In Virginia, if a custodial parent wants to relocate with a minor child, they must give advanced notice to the court and the other parent. If the other parent doesn't agree with the move, they can ask the court to deny the relocation or request a change in custody.
A custodial parent who wants to move with their minor child, or change the child's address, needs to tell the court and the other parent at least 30 days' in advance. If the other parent disagrees with the move, you will need to ask the court for approval.
Before a judge will approve a relocation, the parent proposing the change will need to demonstrate that moving is in the child's best interest by showing that there is a real advantage to the parent and that it is not harmful to the best interests of the child. You may need to call witnesses, show documents, or present any other evidence you believe will be helpful in showing the court that you have a sincere reason for moving.
In addition to considering your reasons, the court will look at a specific set of factors, called best interest factors, to determine if it will approve a move. After the court evaluates these factors, the judge may tell you their decision right away or may wait and send you a letter in the mail. Until you know the court's decision, you can't relocate.
The best interest factors include:
If a non-custodial parent disagrees with a relocation, they may ask the court to modify their custody order. Before the court will consider this, the parent seeking a transfer of custody must prove there has been a change in circumstances since the entry of the last court order, and that a modification is in the child's best interest. The best interest factors are more important than a change in circumstances, so if the court is not convinced it will be best for the child to change custody, it will deny the request.
In one 1986 case, a custodial parent (mother) gave notice that she was going to relocate to another state with the children. The father disagreed, so he challenged the petition and asked the court to change custody. The father failed to show that a change in custody was in the children's best interest, and the court denied his petition. The mother remained the custodial parent and the court allowed her to move with the children. To make up for any lack of visitation caused by distance, the court ordered 8 weeks of liberal parenting time to the father.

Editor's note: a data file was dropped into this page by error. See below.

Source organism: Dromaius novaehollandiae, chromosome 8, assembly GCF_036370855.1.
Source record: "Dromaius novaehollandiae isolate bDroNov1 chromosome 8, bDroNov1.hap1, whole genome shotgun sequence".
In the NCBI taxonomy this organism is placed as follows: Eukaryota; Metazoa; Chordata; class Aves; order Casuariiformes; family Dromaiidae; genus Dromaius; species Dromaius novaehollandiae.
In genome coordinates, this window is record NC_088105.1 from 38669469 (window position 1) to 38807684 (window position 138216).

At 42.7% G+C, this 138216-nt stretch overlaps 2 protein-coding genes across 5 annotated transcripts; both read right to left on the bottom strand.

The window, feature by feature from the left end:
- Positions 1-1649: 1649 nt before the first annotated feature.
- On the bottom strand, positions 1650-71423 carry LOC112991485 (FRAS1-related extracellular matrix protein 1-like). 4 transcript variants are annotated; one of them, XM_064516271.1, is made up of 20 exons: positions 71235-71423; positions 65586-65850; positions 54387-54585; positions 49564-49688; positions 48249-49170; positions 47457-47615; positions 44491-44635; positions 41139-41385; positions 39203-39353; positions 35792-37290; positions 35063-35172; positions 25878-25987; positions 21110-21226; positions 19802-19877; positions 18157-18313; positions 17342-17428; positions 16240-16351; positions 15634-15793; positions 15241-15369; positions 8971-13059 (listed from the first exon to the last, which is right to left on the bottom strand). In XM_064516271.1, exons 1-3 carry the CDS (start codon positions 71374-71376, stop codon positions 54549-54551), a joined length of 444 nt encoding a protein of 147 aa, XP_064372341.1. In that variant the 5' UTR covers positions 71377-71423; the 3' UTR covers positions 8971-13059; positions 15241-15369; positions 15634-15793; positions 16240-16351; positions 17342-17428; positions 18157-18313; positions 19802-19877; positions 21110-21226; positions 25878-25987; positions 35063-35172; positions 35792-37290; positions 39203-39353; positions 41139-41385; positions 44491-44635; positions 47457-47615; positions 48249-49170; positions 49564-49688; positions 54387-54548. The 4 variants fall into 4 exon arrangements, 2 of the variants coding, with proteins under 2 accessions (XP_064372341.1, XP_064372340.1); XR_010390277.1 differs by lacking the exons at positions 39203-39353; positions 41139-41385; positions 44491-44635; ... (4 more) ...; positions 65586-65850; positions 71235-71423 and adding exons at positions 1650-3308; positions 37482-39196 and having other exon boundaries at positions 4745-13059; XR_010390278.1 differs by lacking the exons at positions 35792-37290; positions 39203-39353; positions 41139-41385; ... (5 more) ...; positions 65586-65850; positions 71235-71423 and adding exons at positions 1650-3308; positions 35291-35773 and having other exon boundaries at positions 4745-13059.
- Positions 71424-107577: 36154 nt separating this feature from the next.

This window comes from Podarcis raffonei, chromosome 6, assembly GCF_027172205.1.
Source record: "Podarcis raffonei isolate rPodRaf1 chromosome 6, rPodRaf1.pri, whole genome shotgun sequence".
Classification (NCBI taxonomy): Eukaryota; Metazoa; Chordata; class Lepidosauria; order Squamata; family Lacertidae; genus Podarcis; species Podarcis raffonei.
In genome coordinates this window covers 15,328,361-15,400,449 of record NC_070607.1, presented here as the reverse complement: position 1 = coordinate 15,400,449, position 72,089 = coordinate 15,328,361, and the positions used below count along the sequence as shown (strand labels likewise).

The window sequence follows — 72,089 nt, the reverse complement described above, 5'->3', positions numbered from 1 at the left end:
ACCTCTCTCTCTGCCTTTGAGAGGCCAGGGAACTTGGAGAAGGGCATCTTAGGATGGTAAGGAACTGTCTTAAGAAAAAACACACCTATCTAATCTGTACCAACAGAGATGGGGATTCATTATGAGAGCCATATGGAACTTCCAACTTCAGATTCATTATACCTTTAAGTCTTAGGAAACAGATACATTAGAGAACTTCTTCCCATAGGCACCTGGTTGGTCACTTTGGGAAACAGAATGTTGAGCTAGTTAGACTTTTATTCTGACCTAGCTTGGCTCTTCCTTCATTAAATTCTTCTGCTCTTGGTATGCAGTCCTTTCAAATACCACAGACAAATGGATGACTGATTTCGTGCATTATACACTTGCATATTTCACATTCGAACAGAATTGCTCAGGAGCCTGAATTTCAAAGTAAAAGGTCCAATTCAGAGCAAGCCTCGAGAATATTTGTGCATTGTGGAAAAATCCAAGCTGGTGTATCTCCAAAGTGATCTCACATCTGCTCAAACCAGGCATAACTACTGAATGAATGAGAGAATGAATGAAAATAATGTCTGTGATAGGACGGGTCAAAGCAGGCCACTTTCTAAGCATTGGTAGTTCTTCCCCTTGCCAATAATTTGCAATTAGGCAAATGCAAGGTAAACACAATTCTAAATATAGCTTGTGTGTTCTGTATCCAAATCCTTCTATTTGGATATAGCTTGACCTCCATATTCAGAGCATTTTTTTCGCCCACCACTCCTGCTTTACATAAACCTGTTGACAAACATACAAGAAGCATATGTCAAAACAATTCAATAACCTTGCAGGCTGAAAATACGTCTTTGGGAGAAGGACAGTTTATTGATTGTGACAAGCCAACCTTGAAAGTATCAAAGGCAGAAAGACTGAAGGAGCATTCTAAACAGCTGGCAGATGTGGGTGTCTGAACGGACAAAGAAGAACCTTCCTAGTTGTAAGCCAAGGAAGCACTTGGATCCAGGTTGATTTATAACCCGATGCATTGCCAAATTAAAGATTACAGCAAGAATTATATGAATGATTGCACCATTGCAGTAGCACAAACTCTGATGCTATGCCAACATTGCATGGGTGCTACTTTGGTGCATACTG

Although the court prefers stability for children, there are some cases when a change in custody is necessary. In a 1994 case, the court initially awarded custody of a child to his mother. For the next several years, the parents had problems with parenting time exchanges and failed to communicate. Unexpectedly, the mother sent the father a letter telling him that she would be relocating outside the state "in the near future," which prompted the father to request a change in custody. The father presented evidence to the court showing that the child was happier and better able to relate to both parents when he lived with his dad. The mother argued this was untrue, but because she failed to follow court orders in the past, the court denied her petition to relocate and awarded custody to the father.
Relocation and change of custody cases are complicated. Not only do these situations involve changing residences and visitation schedules, you may also need to address modification of custody, which is difficult. If you want to relocate, or you object to a move, you should seek assistance from an experienced family law attorney.